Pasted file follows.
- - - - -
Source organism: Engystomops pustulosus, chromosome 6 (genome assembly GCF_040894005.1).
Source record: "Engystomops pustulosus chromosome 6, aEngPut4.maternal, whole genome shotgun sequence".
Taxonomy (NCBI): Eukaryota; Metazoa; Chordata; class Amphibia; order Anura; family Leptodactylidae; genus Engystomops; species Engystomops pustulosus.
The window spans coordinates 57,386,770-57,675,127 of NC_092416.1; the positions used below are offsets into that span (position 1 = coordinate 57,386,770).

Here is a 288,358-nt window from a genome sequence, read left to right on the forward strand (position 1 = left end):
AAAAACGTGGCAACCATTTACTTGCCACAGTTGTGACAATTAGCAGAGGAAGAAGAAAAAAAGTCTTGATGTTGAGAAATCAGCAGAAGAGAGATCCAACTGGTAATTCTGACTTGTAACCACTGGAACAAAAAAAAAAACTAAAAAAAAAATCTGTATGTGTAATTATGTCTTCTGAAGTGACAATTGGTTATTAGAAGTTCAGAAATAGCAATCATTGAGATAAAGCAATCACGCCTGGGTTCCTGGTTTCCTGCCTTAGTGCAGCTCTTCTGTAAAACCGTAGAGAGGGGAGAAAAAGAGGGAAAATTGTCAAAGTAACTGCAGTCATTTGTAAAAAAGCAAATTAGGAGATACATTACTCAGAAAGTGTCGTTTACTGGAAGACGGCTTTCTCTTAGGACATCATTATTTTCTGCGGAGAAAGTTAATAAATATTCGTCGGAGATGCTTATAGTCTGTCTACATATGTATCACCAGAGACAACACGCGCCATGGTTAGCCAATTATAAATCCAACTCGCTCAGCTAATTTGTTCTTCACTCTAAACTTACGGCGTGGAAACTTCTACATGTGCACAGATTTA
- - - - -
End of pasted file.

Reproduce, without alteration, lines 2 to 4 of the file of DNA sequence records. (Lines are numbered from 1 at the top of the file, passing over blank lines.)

Source record: "Engystomops pustulosus chromosome 6, aEngPut4.maternal, whole genome shotgun sequence".
Taxonomy (NCBI): Eukaryota; Metazoa; Chordata; class Amphibia; order Anura; family Leptodactylidae; genus Engystomops; species Engystomops pustulosus.
The window spans coordinates 57,386,770-57,675,127 of NC_092416.1; the positions used below are offsets into that span (position 1 = coordinate 57,386,770).